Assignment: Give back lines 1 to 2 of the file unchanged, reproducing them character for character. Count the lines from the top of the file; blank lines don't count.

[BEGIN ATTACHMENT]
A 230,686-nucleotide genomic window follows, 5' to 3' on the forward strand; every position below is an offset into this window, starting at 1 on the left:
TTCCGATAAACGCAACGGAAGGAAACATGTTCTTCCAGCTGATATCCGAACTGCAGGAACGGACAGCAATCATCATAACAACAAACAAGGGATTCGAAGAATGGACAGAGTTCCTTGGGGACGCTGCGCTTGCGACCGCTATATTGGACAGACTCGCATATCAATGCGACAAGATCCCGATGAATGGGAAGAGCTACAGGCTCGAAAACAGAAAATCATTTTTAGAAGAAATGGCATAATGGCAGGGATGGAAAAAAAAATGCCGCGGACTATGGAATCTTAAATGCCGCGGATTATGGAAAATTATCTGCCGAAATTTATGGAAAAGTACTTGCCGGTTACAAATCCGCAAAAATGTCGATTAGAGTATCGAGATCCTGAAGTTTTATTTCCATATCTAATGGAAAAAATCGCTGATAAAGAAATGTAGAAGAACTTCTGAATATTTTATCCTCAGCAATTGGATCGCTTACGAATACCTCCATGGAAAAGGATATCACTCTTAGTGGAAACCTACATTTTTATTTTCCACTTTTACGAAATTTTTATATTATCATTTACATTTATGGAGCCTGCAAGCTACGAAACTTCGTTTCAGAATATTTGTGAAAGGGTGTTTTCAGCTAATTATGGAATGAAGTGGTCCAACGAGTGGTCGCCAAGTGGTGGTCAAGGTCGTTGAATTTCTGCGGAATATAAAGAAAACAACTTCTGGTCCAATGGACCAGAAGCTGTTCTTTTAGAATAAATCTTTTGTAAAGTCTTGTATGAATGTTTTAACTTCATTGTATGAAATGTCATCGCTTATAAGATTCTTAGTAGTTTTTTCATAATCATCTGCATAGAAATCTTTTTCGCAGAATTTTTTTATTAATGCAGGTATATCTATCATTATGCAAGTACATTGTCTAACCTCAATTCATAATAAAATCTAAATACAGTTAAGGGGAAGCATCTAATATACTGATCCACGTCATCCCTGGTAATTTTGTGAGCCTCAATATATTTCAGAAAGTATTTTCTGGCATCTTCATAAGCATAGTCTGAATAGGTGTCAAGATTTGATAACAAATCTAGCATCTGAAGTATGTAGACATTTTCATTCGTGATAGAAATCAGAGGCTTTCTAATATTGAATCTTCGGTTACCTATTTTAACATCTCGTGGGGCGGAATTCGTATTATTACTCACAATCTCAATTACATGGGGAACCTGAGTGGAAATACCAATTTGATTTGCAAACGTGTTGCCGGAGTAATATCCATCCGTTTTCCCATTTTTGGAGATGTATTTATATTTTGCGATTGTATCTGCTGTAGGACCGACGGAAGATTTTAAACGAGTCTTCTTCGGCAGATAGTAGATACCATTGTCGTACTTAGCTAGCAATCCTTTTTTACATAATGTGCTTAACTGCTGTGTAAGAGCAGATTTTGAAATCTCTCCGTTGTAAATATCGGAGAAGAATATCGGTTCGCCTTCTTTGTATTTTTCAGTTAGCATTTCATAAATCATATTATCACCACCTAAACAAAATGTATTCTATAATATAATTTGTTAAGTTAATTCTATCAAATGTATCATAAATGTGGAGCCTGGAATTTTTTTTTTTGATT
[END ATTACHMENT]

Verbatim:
A 230,686-nucleotide genomic window follows, 5' to 3' on the forward strand; every position below is an offset into this window, starting at 1 on the left:
TTCCGATAAACGCAACGGAAGGAAACATGTTCTTCCAGCTGATATCCGAACTGCAGGAACGGACAGCAATCATCATAACAACAAACAAGGGATTCGAAGAATGGACAGAGTTCCTTGGGGACGCTGCGCTTGCGACCGCTATATTGGACAGACTCGCATATCAATGCGACAAGATCCCGATGAATGGGAAGAGCTACAGGCTCGAAAACAGAAAATCATTTTTAGAAGAAATGGCATAATGGCAGGGATGGAAAAAAAAATGCCGCGGACTATGGAATCTTAAATGCCGCGGATTATGGAAAATTATCTGCCGAAATTTATGGAAAAGTACTTGCCGGTTACAAATCCGCAAAAATGTCGATTAGAGTATCGAGATCCTGAAGTTTTATTTCCATATCTAATGGAAAAAATCGCTGATAAAGAAATGTAGAAGAACTTCTGAATATTTTATCCTCAGCAATTGGATCGCTTACGAATACCTCCATGGAAAAGGATATCACTCTTAGTGGAAACCTACATTTTTATTTTCCACTTTTACGAAATTTTTATATTATCATTTACATTTATGGAGCCTGCAAGCTACGAAACTTCGTTTCAGAATATTTGTGAAAGGGTGTTTTCAGCTAATTATGGAATGAAGTGGTCCAACGAGTGGTCGCCAAGTGGTGGTCAAGGTCGTTGAATTTCTGCGGAATATAAAGAAAACAACTTCTGGTCCAATGGACCAGAAGCTGTTCTTTTAGAATAAATCTTTTGTAAAGTCTTGTATGAATGTTTTAACTTCATTGTATGAAATGTCATCGCTTATAAGATTCTTAGTAGTTTTTTCATAATCATCTGCATAGAAATCTTTTTCGCAGAATTTTTTTATTAATGCAGGTATATCTATCATTATGCAAGTACATTGTCTAACCTCAATTCATAATAAAATCTAAATACAGTTAAGGGGAAGCATCTAATATACTGATCCACGTCATCCCTGGTAATTTTGTGAGCCTCAATATATTTCAGAAAGTATTTTCTGGCATCTTCATAAGCATAGTCTGAATAGGTGTCAAGATTTGATAACAAATCTAGCATCTGAAGTATGTAGACATTTTCATTCGTGATAGAAATCAGAGGCTTTCTAATATTGAATCTTCGGTTACCTATTTTAACATCTCGTGGGGCGGAATTCGTATTATTACTCACAATCTCAATTACATGGGGAACCTGAGTGGAAATACCAATTTGATTTGCAAACGTGTTGCCGGAGTAATATCCATCCGTTTTCCCATTTTTGGAGATGTATTTATATTTTGCGATTGTATCTGCTGTAGGACCGACGGAAGATTTTAAACGAGTCTTCTTCGGCAGATAGTAGATACCATTGTCGTACTTAGCTAGCAATCCTTTTTTACATAATGTGCTTAACTGCTGTGTAAGAGCAGATTTTGAAATCTCTCCGTTGTAAATATCGGAGAAGAATATCGGTTCGCCTTCTTTGTATTTTTCAGTTAGCATTTCATAAATCATATTATCACCACCTAAACAAAATGTATTCTATAATATAATTTGTTAAGTTAATTCTATCAAATGTATCATAAATGTGGAGCCTGGAATTTTTTTTTTTGATT